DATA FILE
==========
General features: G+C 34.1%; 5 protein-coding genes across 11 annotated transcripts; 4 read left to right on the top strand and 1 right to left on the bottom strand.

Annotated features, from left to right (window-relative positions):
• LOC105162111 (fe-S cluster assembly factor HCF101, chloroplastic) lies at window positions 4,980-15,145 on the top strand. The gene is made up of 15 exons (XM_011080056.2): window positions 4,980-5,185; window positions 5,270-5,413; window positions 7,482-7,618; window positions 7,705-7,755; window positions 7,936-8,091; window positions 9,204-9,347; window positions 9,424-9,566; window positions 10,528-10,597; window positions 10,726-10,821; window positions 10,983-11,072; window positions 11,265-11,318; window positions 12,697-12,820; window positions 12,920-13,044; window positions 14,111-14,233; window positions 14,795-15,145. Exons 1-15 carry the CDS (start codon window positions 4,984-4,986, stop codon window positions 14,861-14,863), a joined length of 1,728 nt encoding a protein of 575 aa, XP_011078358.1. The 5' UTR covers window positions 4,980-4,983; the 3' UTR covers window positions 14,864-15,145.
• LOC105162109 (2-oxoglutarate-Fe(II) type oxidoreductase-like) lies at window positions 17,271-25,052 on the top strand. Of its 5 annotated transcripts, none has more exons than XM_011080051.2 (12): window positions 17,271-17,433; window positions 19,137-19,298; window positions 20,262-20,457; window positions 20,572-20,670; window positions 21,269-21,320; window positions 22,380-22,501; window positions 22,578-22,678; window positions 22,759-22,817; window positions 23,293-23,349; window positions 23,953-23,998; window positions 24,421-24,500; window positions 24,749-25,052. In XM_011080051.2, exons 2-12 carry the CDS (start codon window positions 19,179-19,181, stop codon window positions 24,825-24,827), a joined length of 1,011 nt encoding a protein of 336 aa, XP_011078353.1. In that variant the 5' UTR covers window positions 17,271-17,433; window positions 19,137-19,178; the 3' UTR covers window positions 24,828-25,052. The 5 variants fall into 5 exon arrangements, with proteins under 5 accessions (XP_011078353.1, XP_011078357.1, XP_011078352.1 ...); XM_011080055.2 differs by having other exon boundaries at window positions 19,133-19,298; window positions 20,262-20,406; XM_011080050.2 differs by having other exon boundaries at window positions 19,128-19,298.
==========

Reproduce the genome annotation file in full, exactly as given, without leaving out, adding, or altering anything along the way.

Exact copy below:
General features: G+C 34.1%; 5 protein-coding genes across 11 annotated transcripts; 4 read left to right on the top strand and 1 right to left on the bottom strand.

Annotated features, from left to right (window-relative positions):
• LOC105162111 (fe-S cluster assembly factor HCF101, chloroplastic) lies at window positions 4,980-15,145 on the top strand. The gene is made up of 15 exons (XM_011080056.2): window positions 4,980-5,185; window positions 5,270-5,413; window positions 7,482-7,618; window positions 7,705-7,755; window positions 7,936-8,091; window positions 9,204-9,347; window positions 9,424-9,566; window positions 10,528-10,597; window positions 10,726-10,821; window positions 10,983-11,072; window positions 11,265-11,318; window positions 12,697-12,820; window positions 12,920-13,044; window positions 14,111-14,233; window positions 14,795-15,145. Exons 1-15 carry the CDS (start codon window positions 4,984-4,986, stop codon window positions 14,861-14,863), a joined length of 1,728 nt encoding a protein of 575 aa, XP_011078358.1. The 5' UTR covers window positions 4,980-4,983; the 3' UTR covers window positions 14,864-15,145.
• LOC105162109 (2-oxoglutarate-Fe(II) type oxidoreductase-like) lies at window positions 17,271-25,052 on the top strand. Of its 5 annotated transcripts, none has more exons than XM_011080051.2 (12): window positions 17,271-17,433; window positions 19,137-19,298; window positions 20,262-20,457; window positions 20,572-20,670; window positions 21,269-21,320; window positions 22,380-22,501; window positions 22,578-22,678; window positions 22,759-22,817; window positions 23,293-23,349; window positions 23,953-23,998; window positions 24,421-24,500; window positions 24,749-25,052. In XM_011080051.2, exons 2-12 carry the CDS (start codon window positions 19,179-19,181, stop codon window positions 24,825-24,827), a joined length of 1,011 nt encoding a protein of 336 aa, XP_011078353.1. In that variant the 5' UTR covers window positions 17,271-17,433; window positions 19,137-19,178; the 3' UTR covers window positions 24,828-25,052. The 5 variants fall into 5 exon arrangements, with proteins under 5 accessions (XP_011078353.1, XP_011078357.1, XP_011078352.1 ...); XM_011080055.2 differs by having other exon boundaries at window positions 19,133-19,298; window positions 20,262-20,406; XM_011080050.2 differs by having other exon boundaries at window positions 19,128-19,298.